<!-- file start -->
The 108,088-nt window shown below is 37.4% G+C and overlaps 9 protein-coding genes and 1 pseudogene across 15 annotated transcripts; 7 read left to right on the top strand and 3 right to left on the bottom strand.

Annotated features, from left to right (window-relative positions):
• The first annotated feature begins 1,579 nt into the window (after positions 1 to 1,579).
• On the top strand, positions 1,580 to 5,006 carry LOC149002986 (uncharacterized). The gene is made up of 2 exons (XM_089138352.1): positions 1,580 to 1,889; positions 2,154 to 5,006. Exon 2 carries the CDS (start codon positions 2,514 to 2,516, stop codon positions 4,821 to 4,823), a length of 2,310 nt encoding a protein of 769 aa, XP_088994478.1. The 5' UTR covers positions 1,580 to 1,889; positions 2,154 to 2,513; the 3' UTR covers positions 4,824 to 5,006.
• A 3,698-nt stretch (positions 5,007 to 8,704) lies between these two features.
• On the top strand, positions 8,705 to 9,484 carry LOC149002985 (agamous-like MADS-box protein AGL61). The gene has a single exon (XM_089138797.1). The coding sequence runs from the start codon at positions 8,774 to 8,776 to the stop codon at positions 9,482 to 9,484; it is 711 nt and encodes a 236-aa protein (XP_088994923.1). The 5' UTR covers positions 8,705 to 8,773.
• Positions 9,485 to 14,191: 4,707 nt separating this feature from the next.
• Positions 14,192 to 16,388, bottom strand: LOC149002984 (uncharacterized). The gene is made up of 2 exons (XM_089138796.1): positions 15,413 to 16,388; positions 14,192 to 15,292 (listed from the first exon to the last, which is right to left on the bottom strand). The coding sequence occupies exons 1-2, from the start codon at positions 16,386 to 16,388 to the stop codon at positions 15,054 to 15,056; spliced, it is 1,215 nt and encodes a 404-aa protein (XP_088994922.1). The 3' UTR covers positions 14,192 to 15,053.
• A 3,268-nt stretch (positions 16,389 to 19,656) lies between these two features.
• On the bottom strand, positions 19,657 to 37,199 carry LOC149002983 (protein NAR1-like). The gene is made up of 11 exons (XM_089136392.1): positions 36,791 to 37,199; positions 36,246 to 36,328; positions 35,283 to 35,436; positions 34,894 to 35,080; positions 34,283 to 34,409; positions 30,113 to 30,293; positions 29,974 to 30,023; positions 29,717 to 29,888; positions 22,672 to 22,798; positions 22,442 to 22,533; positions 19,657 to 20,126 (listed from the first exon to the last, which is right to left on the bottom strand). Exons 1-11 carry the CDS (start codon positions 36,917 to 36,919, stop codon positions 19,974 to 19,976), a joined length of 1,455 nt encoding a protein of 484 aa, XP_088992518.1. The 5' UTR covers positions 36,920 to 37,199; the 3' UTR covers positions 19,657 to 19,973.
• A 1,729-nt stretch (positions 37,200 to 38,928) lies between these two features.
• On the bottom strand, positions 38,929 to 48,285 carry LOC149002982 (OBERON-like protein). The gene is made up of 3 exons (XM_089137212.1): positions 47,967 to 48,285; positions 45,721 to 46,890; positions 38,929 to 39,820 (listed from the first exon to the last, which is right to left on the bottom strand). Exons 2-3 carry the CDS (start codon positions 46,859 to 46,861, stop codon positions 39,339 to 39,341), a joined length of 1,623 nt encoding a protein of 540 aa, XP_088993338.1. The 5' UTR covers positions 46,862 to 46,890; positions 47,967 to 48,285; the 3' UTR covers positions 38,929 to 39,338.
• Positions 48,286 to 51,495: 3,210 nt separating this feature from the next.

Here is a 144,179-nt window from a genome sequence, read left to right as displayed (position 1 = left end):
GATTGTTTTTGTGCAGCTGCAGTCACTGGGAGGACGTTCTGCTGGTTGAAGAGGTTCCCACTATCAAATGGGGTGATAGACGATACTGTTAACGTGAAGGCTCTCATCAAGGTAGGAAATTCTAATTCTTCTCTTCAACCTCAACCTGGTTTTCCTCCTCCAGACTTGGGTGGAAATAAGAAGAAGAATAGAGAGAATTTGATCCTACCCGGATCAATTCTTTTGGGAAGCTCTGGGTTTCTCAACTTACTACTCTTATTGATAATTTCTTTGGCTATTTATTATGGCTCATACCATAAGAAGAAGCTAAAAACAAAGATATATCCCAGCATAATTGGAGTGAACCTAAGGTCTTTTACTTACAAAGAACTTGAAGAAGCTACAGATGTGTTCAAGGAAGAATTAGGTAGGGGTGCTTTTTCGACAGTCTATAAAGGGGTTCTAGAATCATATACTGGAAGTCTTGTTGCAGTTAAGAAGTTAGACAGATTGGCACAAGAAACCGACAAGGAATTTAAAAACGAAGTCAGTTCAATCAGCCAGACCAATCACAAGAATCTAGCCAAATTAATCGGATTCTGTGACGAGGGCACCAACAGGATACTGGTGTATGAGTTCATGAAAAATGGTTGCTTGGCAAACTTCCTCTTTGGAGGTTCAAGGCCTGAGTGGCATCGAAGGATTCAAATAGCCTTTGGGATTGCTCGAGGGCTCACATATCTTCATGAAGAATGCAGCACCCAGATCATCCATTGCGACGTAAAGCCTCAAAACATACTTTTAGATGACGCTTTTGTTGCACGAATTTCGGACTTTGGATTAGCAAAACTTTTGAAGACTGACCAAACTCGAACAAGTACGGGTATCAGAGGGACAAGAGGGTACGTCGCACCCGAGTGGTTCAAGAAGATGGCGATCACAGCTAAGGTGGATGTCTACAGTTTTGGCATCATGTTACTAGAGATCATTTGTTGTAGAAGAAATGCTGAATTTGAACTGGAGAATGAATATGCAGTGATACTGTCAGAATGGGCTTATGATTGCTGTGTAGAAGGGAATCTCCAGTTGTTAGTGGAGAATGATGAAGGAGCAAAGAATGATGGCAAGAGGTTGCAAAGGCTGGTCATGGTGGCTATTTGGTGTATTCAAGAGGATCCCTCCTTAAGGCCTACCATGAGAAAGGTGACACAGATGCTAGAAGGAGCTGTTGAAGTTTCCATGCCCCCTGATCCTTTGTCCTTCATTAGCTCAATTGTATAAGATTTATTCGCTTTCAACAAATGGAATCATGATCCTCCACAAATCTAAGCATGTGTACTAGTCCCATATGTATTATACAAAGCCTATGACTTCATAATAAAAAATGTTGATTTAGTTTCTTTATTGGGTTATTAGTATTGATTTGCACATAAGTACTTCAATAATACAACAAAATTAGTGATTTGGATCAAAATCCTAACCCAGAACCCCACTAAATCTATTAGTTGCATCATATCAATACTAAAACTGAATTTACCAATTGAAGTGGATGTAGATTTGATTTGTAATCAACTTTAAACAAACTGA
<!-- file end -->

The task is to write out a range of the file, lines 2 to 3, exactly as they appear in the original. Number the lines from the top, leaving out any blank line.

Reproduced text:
Annotated features, from left to right (window-relative positions):
• The first annotated feature begins 1,579 nt into the window (after positions 1 to 1,579).